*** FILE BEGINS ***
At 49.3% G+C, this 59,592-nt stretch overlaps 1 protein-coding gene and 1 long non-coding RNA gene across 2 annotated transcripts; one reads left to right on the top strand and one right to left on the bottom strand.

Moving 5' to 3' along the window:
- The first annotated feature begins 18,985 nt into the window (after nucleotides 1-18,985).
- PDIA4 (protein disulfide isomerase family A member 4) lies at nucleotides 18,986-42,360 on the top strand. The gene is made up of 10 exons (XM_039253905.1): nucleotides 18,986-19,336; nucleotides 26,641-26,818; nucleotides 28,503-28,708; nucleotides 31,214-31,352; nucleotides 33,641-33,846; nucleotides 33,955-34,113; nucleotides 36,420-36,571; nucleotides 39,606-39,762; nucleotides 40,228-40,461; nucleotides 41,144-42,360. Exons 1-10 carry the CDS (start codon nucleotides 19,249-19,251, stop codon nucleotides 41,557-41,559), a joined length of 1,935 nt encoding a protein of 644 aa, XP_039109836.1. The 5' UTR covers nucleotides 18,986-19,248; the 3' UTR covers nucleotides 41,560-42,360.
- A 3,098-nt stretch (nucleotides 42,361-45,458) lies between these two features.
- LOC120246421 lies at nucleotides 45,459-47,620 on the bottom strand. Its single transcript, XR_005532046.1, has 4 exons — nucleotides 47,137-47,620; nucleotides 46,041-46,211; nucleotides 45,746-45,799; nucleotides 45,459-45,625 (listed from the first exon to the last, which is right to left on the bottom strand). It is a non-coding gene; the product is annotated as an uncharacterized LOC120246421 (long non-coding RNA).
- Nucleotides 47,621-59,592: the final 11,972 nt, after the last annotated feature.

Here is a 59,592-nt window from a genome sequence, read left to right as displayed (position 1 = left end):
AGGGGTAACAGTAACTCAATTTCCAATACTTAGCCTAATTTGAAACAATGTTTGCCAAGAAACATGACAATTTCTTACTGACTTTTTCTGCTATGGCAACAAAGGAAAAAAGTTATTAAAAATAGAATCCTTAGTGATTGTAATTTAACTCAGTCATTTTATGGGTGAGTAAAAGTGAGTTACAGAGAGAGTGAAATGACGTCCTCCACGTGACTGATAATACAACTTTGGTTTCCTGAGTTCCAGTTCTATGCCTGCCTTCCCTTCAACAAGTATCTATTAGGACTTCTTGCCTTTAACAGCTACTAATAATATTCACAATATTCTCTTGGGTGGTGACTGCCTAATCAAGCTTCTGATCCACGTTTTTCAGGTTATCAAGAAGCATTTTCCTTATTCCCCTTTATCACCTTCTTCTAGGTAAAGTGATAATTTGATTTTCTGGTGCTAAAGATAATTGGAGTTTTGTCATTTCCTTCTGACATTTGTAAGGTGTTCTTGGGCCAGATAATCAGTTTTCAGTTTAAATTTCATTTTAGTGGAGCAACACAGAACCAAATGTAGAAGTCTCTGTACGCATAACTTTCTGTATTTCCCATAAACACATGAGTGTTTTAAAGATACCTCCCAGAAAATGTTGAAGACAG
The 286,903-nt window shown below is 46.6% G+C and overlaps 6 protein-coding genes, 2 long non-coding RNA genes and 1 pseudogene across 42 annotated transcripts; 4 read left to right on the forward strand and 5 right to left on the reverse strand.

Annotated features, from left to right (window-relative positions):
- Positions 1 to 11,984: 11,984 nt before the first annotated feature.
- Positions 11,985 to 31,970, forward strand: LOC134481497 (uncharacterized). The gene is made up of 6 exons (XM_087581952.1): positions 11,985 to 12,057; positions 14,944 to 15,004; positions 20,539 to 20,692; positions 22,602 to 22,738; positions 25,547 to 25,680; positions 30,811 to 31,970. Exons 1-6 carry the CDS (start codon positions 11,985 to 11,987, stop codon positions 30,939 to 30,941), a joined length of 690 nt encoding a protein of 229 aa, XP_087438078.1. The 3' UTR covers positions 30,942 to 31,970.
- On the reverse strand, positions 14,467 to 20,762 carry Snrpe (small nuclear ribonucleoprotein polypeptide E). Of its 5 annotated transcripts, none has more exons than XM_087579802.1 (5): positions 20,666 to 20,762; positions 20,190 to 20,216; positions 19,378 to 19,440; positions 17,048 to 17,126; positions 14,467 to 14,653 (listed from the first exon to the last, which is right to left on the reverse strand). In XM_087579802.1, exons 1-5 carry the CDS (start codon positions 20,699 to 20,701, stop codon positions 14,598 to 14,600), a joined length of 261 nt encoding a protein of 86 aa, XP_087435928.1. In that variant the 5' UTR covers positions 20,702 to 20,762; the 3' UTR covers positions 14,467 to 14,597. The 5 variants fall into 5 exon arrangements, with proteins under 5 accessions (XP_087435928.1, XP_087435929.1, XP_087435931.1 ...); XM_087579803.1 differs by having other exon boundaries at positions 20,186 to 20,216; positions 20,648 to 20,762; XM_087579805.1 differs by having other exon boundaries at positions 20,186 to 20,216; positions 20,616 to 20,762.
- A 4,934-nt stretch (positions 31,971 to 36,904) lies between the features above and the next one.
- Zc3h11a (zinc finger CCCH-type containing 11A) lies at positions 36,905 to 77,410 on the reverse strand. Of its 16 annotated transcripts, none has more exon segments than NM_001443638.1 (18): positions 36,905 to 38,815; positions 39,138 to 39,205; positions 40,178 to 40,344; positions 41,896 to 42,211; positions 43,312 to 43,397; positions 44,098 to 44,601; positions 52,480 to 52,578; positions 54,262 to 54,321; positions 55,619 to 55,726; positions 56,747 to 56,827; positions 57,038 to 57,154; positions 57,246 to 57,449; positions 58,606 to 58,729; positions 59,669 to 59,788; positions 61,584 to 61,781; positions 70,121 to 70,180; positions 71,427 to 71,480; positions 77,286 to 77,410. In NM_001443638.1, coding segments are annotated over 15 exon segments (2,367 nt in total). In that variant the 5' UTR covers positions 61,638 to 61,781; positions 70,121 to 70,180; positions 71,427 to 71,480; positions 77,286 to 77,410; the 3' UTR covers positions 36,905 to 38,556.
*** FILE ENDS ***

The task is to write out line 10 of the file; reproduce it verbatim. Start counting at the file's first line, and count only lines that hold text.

The 286,903-nt window shown below is 46.6% G+C and overlaps 6 protein-coding genes, 2 long non-coding RNA genes and 1 pseudogene across 42 annotated transcripts; 4 read left to right on the forward strand and 5 right to left on the reverse strand.